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Think Like an Editor, Sell Like a Pro
by Jennifer Brown Banks

Would you like to improve your rate of acceptance and boost your bottom line? Or perhaps your goal is to break into some untapped markets and build your portfolio. Whatever your creative goals might be, for greater success as a writer, you need to think like an editor!

Consider it sales psychology.

Think about it. Have you ever noticed that often times when companies are developing games for kids they do a test group with kids? Or you might want to look at it as simply putting yourself in some one else’s proverbial shoes before traveling an uncertain path. Either way, it really works.

I admit that back in 2006, when I served as a senior editor for a regional publication, I gained greater insight into the publishing process, garnered better submission strategies, and discovered just what editors have to put up with on an ongoing basis. This experience helped me to be a more effective writer. And this knowledge can help you too.

Here are six savvy ways to think like an editor and increase your odds for publication success.

  1. Recognize that like the rest of us, editors are consumers. Just like us, they want to save money, save time, and have their needs met. As far as deliverables would go, this means submitting work that adheres to their editorial guidelines, is free of grammatical and spelling errors, and provides great take-away value for their readers.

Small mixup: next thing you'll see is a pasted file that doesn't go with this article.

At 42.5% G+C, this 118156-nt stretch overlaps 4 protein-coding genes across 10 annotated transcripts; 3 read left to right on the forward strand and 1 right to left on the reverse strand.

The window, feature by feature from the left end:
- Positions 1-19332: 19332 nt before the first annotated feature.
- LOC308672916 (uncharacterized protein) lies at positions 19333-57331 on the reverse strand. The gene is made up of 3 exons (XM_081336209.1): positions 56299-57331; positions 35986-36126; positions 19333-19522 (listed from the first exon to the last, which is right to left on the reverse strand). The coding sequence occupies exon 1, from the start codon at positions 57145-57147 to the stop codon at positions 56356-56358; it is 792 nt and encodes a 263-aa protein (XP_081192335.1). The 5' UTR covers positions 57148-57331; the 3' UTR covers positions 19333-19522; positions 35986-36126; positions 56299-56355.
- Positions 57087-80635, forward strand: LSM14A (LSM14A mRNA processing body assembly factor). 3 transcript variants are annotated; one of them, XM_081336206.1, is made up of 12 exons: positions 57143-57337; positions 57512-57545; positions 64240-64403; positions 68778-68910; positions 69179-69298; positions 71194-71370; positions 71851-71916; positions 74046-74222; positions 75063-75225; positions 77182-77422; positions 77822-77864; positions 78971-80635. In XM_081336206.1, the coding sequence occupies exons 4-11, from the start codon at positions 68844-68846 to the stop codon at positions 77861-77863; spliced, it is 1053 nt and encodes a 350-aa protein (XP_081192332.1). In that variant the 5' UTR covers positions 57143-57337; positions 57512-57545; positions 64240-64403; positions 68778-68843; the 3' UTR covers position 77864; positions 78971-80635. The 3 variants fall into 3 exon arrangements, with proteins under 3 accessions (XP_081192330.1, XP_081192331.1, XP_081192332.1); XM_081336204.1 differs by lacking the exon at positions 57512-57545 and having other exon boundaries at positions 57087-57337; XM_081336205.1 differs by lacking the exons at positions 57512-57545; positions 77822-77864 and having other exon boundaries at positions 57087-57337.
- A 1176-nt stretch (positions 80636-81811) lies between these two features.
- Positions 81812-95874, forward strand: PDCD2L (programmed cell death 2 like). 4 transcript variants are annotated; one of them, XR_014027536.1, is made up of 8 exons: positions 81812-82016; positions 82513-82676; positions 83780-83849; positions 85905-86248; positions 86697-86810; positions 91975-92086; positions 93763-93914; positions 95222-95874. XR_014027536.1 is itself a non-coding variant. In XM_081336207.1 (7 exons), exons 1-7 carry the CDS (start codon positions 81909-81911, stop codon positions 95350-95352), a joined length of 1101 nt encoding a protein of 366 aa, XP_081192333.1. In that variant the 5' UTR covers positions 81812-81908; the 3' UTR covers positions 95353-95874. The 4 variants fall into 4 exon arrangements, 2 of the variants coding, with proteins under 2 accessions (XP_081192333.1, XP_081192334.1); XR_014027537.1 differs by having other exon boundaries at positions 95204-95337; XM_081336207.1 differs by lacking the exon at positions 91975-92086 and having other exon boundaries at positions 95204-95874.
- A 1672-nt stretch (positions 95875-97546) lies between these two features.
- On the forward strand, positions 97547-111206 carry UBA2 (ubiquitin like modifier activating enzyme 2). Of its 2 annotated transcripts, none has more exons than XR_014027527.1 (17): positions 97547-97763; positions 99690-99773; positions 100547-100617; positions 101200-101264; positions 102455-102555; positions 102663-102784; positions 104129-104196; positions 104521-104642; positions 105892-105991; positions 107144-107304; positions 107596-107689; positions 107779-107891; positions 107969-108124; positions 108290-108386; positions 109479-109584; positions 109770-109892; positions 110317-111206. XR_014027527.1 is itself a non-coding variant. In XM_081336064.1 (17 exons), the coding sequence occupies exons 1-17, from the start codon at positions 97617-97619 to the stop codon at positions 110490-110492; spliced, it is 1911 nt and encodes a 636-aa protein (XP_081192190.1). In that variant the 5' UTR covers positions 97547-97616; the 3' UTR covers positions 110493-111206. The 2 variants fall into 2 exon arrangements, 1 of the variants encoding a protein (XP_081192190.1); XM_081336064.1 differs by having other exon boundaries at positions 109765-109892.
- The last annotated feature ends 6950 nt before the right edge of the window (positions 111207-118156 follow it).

2. See the big picture. Don’t just consider their readers in your writing. How about their sponsors? Their competition? How about any gaps or needs they have in their current offerings? Assess and act accordingly.

  3. Give them more bang for their buck! This can include submitting photos to accompany your story, or side bars, or a list of websites and additional resources.  For example, when appropriate, I’ve even used a little poetry with my personal essays for variety and effect.

  4. Establish a reputation for excellence and a solid following. Everybody likes to be associated with a winner. And if you have a good degree of popularity, editors know that your fan base could potentially become theirs.

  5. Consult editorial calendars to find out what is needed and when. As they say, “timing is everything.” Editorial calendars are typically found on websites under the “media kits” section, or under the writers’ guidelines area. Basically, they are designed to give a specific outline as to the type of content that will be published monthly, bi-monthly, or quarterly, and also the designated cut-off time for submissions or ad placements for slated issues. Sometimes these schedulings tie in with holidays, or themes, or even national “awareness” days.

  6. Read editorial rants to also discover editors’ pet peeves. Not only are these commentary pieces about the “day in the life of” engaging and entertaining to read, many times they will reveal insider’s tips to what you should and shouldn’t do in your writing career. Look for these rants in newsletters, blogs and websites. You’re sure to find them in the introduction section, right before the weekly articles and “calls for submission” sections.

Follow these six sage tips and you’ll not only get into today’s editor’s head, you’ll get in to their good graces too. And that’s a winning combination to getting paid for your work.

© Copyright 2010, Jennifer Brown Banks

Jennifer Brown Banks is the former senior editor of Mahogany Magazine. She holds a B.A. in Business Management and blogs at Penandprosper.blogspot.com

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